¶30 In McAllister , we held that when a defendant offers to stipulate that he or she has a prior felony conviction, the nature of the felony is not relevant unless the evidence is admitted for a permissible purpose under WIS. STAT. § 904.04(2). McAllister , 153 Wis. 2d at 529. According to Montgomery, his opening statement was sufficient to constitute such an offer.

¶31 We are not persuaded. First, as is standard practice, the circuit court instructed the jury that opening statements made by the parties were not evidence. Second, Montgomery never offered to stipulate to his status as a convicted felon. Though Montgomery may regret it now, he knowingly, intelligently, and voluntarily waived his right to counsel and chose to represent himself at trial. That he was unsuccessful is not grounds for a new trial. See State v . Clutter , 230 Wis. 2d 472, 602 N.W.2d 324 (Ct. App. 1999). As stated in Clutter :

Inherent in a defendant's decision to represent himself is the risk that a defense not known to him will not be presented during trial.... If his strategy in proceeding pro se results in a valid defense being waived, it reflects the hazards of his decision to waive counsel. To rescue this defendant from the folly of his choice to represent himself would diminish the serious consequences of the decision he made when he elected to waive counsel. Moreover, ordering a new trial would ... encourage defendants to proceed pro se believing that they would have an opportunity to have a second trial with counsel if they were dissatisfied with the first verdict. Multiple trials would strain our limited judicial resources and would compromise the finality of judgments.
Id. at 477-78.

Lack of Special Jury Instruction Regarding Recorded Statements

¶32 Investigator Mueller testified that he recorded his interview with Montgomery but the recording was defective: "A lot of static and then you would be having a conversation, and then all of a sudden it would speed up really fast for a couple of seconds so you missed a portion of the interview." The recording was not played for the jury.

¶33 Montgomery did not request a special jury instruction under WIS. STAT. § 972.115(2)(a), which provides that:

If a statement made by a defendant during a custodial interrogation is admitted into evidence in a [felony jury trial] and if an audio or audio and visual recording of the interrogation is not available, upon a request by the
defendant ... the court shall instruct the jury that it is the policy of this state to make an audio or audio and visual recording of a custodial interrogation of a person suspected of committing a felony and that the jury may consider the absence of an audio or audio and visual recording of the interrogation in evaluating the evidence relating to the interrogation and the statement in the case.
See also WIS JI—CRIMINAL 180. This statutory provision does not apply if the State asserts and the circuit court finds that one of various conditions applies or that good cause exists for not providing the instruction. See § 972.115(2)(a)16. One such condition includes equipment malfunction:
The law enforcement officer or agent of a law enforcement agency conducting the interrogation in good faith failed to make an audio or audio and visual recording of the interrogation because the recording equipment did not function, the officer or agent inadvertently failed to operate the equipment properly, or, without the officer's or agent's knowledge, the equipment malfunctioned or stopped operating.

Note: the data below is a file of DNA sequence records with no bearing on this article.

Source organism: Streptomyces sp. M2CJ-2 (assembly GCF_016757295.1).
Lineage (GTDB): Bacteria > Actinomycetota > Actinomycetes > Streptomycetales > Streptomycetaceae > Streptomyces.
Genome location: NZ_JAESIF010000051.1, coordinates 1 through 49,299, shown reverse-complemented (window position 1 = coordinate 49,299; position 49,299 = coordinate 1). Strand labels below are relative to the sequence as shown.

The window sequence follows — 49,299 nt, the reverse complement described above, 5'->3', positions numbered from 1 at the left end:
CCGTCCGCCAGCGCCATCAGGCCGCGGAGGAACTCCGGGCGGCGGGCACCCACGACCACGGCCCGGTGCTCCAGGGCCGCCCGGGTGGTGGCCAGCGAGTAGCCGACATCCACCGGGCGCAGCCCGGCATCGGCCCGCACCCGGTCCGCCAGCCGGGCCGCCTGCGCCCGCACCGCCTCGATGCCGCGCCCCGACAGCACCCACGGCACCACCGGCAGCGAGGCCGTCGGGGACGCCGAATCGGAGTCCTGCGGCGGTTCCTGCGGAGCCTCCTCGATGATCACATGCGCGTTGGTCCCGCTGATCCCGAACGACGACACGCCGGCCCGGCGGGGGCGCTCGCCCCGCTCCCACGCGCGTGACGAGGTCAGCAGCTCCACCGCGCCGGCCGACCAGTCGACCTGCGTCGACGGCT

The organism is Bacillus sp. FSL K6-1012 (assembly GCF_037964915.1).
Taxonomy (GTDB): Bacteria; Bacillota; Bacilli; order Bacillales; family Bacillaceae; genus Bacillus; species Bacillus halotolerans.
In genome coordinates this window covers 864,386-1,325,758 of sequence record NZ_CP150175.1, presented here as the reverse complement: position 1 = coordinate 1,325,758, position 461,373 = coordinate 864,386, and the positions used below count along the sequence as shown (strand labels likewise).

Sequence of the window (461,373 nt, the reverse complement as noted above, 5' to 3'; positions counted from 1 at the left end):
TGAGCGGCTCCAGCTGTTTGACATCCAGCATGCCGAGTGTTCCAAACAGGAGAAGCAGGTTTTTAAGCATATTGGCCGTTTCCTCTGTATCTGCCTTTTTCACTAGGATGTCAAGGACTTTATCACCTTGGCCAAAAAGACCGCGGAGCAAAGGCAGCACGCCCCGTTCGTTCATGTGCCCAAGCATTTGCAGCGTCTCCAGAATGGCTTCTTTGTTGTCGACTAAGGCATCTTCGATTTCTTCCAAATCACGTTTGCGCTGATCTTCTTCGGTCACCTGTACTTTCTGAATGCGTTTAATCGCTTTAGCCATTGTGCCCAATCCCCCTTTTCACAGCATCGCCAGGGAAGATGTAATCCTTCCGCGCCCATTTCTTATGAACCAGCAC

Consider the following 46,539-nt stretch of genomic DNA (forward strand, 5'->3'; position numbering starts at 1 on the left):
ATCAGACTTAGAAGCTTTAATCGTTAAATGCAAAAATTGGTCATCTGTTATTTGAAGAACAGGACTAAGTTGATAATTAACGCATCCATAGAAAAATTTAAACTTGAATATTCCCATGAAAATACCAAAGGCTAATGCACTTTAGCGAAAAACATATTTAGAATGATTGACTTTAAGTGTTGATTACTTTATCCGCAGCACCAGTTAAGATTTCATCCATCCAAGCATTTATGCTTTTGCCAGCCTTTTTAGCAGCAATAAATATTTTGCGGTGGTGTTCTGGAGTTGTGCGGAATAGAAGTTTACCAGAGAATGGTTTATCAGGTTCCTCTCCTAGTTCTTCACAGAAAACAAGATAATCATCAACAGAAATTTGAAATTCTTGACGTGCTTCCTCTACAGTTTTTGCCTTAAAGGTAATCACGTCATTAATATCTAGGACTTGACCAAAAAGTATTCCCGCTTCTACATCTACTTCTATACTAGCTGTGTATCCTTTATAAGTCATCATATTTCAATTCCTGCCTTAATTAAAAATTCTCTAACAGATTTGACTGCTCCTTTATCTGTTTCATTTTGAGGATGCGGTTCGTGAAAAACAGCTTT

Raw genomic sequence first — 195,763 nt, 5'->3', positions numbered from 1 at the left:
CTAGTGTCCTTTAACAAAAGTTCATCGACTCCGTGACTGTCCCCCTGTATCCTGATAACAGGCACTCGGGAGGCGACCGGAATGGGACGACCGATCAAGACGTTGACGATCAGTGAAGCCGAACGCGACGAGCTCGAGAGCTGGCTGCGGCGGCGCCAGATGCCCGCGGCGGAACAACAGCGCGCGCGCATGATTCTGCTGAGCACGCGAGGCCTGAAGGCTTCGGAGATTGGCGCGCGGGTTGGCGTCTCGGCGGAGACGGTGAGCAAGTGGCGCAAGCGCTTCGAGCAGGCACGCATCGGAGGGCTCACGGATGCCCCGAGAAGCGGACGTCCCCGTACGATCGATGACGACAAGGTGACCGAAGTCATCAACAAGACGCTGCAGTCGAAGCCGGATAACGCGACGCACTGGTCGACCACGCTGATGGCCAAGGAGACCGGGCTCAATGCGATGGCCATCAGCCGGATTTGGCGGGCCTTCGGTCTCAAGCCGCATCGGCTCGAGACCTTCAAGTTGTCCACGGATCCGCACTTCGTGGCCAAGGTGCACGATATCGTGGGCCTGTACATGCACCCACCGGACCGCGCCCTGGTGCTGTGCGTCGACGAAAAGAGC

§ 972.115(2)(a)3.

¶34 Montgomery acknowledges both that he did not ask the circuit court to provide the special jury instruction and that WIS. STAT. § 972.115(2)(a) does not create a duty for the court to give the instruction absent a request. He argues that it was plain error not to give the instruction under the facts of this case. We are not persuaded.

¶35 By failing to object, a defendant waives any alleged error in proposed jury instructions or forms of verdict. WIS. STAT. § 805.13(3). Moreover, where an objection was not preserved, this court does not have the power to review jury instructions for plain error under the common law. State v. Schumacher , 144 Wis. 2d 388, 409-10, 424 N.W.2d 672 (1988) (unobjected to jury instruction errors may be addressed only by the Wisconsin Supreme Court). If a party fails to request a jury instruction, that party forfeits its right to later claim that the circuit court's failure to give the instruction was error. State v. Feela , 101 Wis. 2d 249, 272, 304 N.W.2d 152 (Ct. App. 1981), overruled on other grounds by State v . Pharr , 115 Wis. 2d 334, 345 n.8, 340 N.W.2d 498 (1983).

¶36 The plain language of WIS. STAT. § 972.115(2)(a) requires a circuit court to give the instruction only if the defendant requests it. Montgomery made no such request and has forfeited his claim of error.

¶37 Moreover, it is not at all clear from the record that any error occurred. Because Montgomery failed to request the special instruction, the circuit court never inquired into whether one or more of the statutory conditions rendered the instruction unnecessary. The only evidence of record supports a finding that the equipment malfunctioned. Equipment malfunction is one of the enumerated conditions rendering the instruction unnecessary. WIS. STAT. § 972.115(2)(a)3.

Cumulative Error Claim

¶38 Finally, Montgomery argues that the combined effect of his asserted claims of trial error justify new trials on both charges. As shown, those claims lack merit. Combining them does not create a winning claim. Zero plus zero remains zero. Mentek v. State , 71 Wis. 2d 799, 809, 238 N.W.2d 752 (1976).

By the Court.—Judgment affirmed.

This opinion will not be published. See WIS. STAT. RULE 809.23(1)(b)5.

Summaries of

State v. Montgomery

Feb 24, 2021
Appeal No. 2019AP756-CR (Wis. Ct. App. Feb. 24, 2021)
Case details for

State v. Montgomery

Case Details



Date published: Feb 24, 2021


Appeal No. 2019AP756-CR (Wis. Ct. App. Feb. 24, 2021)